If you want to install Ubuntu or any other Linux inside a Hyper-V Generation 2 Virtual Machine you need to do a simple change to the VM so you can install it from ISO. If you create a Hyper-V Generation 2 Virtual Machine and try to start the Virtual Machine, the Virtual Machine will not boot from ISO. This is because of the Secure Boot feature, which is included in Hyper-V Generation 2 Virtual Machines and applies to all Linux operating systems running on Hyper-V.
If you don’t want to install the Ubuntu manually, you can simply use the Ubuntu images from the Hyper-V Quick Create gallery. This has all the necessary tools already installed.
How to Install Linux in a Hyper-V Generation 2 VM
Create a new Virtual Machine in the Hyper-V Manager
On the Hyper-V Virtual Machine Generation selection screen, choose Generation 2
Attach the Ubuntu ISO Image to the virtual machine
After you have created the Virtual Machine using the wizard, go into the settings of the virtual machine. Switch to the Security section and choose the Microsoft UEFI Certificate Authority Secure Boot Template.
Now the Virtual Machine will boot from the Ubuntu ISO, and you can install Ubuntu.
On long-term support (LTS) releases use the latest virtual Hardware Enablement (HWE) kernel for up-to-date Linux Integration Services. To install the Azure-tuned kernel on 16.04, 18.04, and 20.04, run the following commands as root (or sudo):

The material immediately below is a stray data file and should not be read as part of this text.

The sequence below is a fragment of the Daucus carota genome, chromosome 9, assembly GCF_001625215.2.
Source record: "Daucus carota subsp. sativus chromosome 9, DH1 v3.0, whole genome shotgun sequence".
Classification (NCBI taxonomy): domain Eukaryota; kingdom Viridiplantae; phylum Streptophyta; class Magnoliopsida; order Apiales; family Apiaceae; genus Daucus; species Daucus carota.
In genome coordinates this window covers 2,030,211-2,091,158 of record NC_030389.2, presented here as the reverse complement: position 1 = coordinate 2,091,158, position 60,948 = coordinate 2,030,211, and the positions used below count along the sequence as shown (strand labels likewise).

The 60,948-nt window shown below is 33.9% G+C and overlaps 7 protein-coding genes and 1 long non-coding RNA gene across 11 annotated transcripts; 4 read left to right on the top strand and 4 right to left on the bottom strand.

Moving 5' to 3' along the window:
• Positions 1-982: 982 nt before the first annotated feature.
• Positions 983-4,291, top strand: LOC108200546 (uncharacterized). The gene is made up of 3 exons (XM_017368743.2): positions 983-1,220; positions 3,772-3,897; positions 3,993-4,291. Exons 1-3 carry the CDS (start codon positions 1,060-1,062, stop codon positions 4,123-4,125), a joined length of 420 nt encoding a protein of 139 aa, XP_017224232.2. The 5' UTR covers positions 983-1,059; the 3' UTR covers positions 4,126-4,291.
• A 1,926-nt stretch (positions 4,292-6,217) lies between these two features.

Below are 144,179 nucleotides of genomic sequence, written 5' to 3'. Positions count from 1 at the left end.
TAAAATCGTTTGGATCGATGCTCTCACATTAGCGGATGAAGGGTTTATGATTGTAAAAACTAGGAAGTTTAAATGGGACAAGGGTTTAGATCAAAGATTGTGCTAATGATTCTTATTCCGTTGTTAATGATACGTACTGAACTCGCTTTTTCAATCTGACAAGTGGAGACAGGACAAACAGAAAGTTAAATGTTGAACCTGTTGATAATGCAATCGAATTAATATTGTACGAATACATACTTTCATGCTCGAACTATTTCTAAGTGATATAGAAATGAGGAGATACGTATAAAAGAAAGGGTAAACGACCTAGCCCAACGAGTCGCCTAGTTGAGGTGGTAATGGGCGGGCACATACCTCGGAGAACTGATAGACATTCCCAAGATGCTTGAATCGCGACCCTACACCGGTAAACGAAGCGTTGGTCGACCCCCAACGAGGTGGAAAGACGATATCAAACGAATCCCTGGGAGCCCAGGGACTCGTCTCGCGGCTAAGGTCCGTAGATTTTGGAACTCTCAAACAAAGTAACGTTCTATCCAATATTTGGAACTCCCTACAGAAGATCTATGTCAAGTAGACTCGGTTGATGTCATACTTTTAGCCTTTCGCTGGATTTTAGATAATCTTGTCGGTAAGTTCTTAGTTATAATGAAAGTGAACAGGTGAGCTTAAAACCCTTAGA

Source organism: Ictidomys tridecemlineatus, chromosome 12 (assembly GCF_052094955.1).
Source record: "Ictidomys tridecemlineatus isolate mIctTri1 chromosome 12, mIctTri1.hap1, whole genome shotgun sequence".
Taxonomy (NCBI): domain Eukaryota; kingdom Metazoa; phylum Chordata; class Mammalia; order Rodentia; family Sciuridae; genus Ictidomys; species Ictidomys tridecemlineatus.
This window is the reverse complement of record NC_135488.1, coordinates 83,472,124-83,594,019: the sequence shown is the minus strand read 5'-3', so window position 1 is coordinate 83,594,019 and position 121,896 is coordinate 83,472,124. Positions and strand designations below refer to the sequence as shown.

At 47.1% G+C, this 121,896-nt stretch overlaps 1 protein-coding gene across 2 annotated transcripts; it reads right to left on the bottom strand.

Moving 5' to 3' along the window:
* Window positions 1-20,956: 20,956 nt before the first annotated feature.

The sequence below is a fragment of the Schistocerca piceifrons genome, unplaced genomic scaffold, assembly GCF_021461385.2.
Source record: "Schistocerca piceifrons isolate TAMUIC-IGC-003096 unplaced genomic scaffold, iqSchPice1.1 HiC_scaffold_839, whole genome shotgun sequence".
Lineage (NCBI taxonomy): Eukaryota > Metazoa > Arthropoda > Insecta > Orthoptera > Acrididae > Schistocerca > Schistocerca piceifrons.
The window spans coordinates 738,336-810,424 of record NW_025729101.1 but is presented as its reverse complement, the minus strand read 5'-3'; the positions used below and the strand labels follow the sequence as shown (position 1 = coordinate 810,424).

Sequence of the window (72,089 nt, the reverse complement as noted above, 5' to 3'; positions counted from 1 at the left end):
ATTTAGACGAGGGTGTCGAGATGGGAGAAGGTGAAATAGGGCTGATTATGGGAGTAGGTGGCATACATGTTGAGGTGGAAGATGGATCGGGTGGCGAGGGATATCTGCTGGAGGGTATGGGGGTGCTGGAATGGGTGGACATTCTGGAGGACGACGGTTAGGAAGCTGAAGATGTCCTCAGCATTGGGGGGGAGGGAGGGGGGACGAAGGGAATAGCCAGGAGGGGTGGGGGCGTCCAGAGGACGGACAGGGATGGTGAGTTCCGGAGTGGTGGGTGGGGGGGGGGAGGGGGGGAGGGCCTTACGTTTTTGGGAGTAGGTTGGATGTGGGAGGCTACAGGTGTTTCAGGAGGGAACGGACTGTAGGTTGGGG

apt-get update apt-get install linux-azure
I hope this helps, if you have any questions feel free to leave a comment below.Tags: Boot from ISO, Hyper-V, Hyper-V Server, Hyper-V Ubuntu, Install Ubuntu on Hyper-V, Linux, Linux Virtual Machine, Linux VM, Microosft, Ubuntu, Virtual Machine, VM, Windows, Windows 10, Windows Server Last modified: February 17, 2021
Thanks for sharing this. I was finally able to install Ubuntu using Hyper-V Gen2.
Happy that my post helped you!
Thank you for sharing the last step: switching to the MS UEFI Certificate Secure Boot Template. Now my Fedora Workstation Image will just start as it should. This specific page should have a higher rank in Google ;)
Thanks a lot! 😊
Using Server 2012, when going into settings this appears to be broke as you can not set the Microsoft UEFI Certificate Authority Secure Boot Template. Is there a way around this?
You cannot run Generation 2 VMs on Windows Server 2012, You will need to have Windows Server 2012 R2.
Thanks, for those managing Hyper-V with SCVMM the option is in VM properties -> Hardware Configuration -> Firmware
thanks for adding :)
Is it possible to boot from Linux VM on hyper-v on Windows 10?
Yes, absolutely can you install Linux VMs on Hyper-V running on Windows 10
Thank your for sharing.
Thanks Tom! I had this very issue and your post solved the problem.
I have been following the e-mail thread but did not find an answer to my question.
I am trying to install Ubuntu on a nested virtual envoronment. I have VMware running Windows Server 2016 but after adding the Ubuntu vm,( in the nested environment) it keeps telling me that there is not enough memory. I increased the memory, reinstalled Ubuntu, but no luck. If I install Ubuntu on VMware itself, it works fine but not on a nested platform. Could you please help ?